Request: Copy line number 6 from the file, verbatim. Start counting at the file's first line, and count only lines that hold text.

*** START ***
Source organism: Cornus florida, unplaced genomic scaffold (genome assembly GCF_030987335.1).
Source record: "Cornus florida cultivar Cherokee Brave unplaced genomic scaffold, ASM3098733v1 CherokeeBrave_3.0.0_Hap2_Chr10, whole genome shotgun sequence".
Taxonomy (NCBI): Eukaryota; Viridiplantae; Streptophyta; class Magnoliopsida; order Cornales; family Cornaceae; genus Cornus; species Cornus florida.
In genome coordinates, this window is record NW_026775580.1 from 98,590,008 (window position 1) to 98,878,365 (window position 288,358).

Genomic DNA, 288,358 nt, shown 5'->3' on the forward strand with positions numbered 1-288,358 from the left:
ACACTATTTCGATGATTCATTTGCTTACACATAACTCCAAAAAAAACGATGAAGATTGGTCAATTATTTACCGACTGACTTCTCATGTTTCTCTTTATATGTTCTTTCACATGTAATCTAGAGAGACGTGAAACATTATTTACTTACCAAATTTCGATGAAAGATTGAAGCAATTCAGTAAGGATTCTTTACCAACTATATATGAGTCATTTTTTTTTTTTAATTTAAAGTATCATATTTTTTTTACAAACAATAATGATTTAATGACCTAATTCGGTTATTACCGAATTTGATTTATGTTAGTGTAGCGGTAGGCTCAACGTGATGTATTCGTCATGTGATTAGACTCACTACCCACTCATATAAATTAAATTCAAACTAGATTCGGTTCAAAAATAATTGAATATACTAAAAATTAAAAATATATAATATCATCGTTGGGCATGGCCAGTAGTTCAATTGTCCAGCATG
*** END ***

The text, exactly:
ACACTATTTCGATGATTCATTTGCTTACACATAACTCCAAAAAAAACGATGAAGATTGGTCAATTATTTACCGACTGACTTCTCATGTTTCTCTTTATATGTTCTTTCACATGTAATCTAGAGAGACGTGAAACATTATTTACTTACCAAATTTCGATGAAAGATTGAAGCAATTCAGTAAGGATTCTTTACCAACTATATATGAGTCATTTTTTTTTTTTAATTTAAAGTATCATATTTTTTTTACAAACAATAATGATTTAATGACCTAATTCGGTTATTACCGAATTTGATTTATGTTAGTGTAGCGGTAGGCTCAACGTGATGTATTCGTCATGTGATTAGACTCACTACCCACTCATATAAATTAAATTCAAACTAGATTCGGTTCAAAAATAATTGAATATACTAAAAATTAAAAATATATAATATCATCGTTGGGCATGGCCAGTAGTTCAATTGTCCAGCATG